The pandemic led to a significant drop in print circulation for the biggest U.S. newspapers as fewer consumers bought publications at newsstands, according to a Press Gazette
study of Alliance for Audited Media (AAM) data. The analysis confirms other reports of a broad shift to digital
readership among homebound consumers.
The top 25 papers saw a 20% decline in weekday print circulation from a year earlier to 3.4 million in the first
quarter of 2021. The drop was greater than the 11% decline to 4.2 million by the end of the first quarter of 2020, a period when the World Health Organization (WHO) announced COVID-19 had become a
USA Today, the national newspaper published by Gannett, experienced a 62% decline since the beginning of the health crisis to end the study period at
183,000. Its print circulation suffered from the steep declines in travel and stays at hotels that provide free copies to guests.
Amid the shift in news consumption habits,
in July added a paywall
to its website. Gannett has a broader goal of
reaching 10 million digital subscribers among its newspaper holdings, which include dozens of regional news outlets, in the next few years.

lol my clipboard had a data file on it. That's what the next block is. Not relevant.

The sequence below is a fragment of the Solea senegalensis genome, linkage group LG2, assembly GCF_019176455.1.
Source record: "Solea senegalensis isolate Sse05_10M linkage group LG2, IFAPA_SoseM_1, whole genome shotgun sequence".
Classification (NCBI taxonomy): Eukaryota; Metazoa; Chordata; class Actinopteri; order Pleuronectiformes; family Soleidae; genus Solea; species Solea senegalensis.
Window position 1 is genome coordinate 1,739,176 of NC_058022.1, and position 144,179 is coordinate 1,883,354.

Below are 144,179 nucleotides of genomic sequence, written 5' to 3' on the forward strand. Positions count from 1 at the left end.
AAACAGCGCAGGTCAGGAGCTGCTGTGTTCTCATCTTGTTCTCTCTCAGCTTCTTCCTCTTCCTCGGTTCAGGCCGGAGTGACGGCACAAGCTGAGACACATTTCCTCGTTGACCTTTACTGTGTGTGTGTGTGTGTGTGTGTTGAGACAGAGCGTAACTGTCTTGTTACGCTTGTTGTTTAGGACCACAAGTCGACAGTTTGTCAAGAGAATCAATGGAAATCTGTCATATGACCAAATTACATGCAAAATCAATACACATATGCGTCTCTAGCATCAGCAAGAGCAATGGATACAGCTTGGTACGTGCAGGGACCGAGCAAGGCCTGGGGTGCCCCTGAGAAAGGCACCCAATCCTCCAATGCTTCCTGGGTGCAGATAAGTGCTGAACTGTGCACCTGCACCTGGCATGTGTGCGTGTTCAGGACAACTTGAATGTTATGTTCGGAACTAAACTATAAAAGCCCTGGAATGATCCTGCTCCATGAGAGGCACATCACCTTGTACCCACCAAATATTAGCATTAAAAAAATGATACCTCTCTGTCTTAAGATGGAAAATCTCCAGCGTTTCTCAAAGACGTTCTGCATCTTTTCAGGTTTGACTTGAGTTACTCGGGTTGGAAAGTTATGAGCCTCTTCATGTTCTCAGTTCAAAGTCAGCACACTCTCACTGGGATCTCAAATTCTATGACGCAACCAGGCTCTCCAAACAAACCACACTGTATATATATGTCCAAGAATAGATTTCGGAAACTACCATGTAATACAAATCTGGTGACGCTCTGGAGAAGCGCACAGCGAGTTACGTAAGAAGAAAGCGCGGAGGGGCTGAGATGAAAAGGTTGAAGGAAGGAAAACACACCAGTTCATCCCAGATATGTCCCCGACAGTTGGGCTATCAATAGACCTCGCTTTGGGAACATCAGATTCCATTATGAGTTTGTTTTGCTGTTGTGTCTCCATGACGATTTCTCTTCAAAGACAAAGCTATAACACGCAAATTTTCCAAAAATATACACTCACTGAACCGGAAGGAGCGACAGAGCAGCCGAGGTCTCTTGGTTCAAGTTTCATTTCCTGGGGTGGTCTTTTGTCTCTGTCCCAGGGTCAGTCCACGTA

The New York Times
overtook USA Today to become the second-biggest print newspaper, though its average weekday circulation slipped by 12% to 363,000 since March last year, the Press Gazette
News Corp.’s The Wall Street Journal kept its No. 1 spot with the biggest print circulation, though it saw a decline of 21% since the beginning of the
pandemic to 800,000 by the first quarter of this year. The decline in business travel also affected the paper’s newsstand sales.
Amid the decline in print circulation,
continued to expand its digital subscriber base
as readers not
only signed up for its news product, but also for its cooking and games sections. Online subscriptions expanded by 26% from a year earlier to 7.13 million by the end of June, putting the paper in
range to reach its goal of 10 million digital subscriptions by 2025.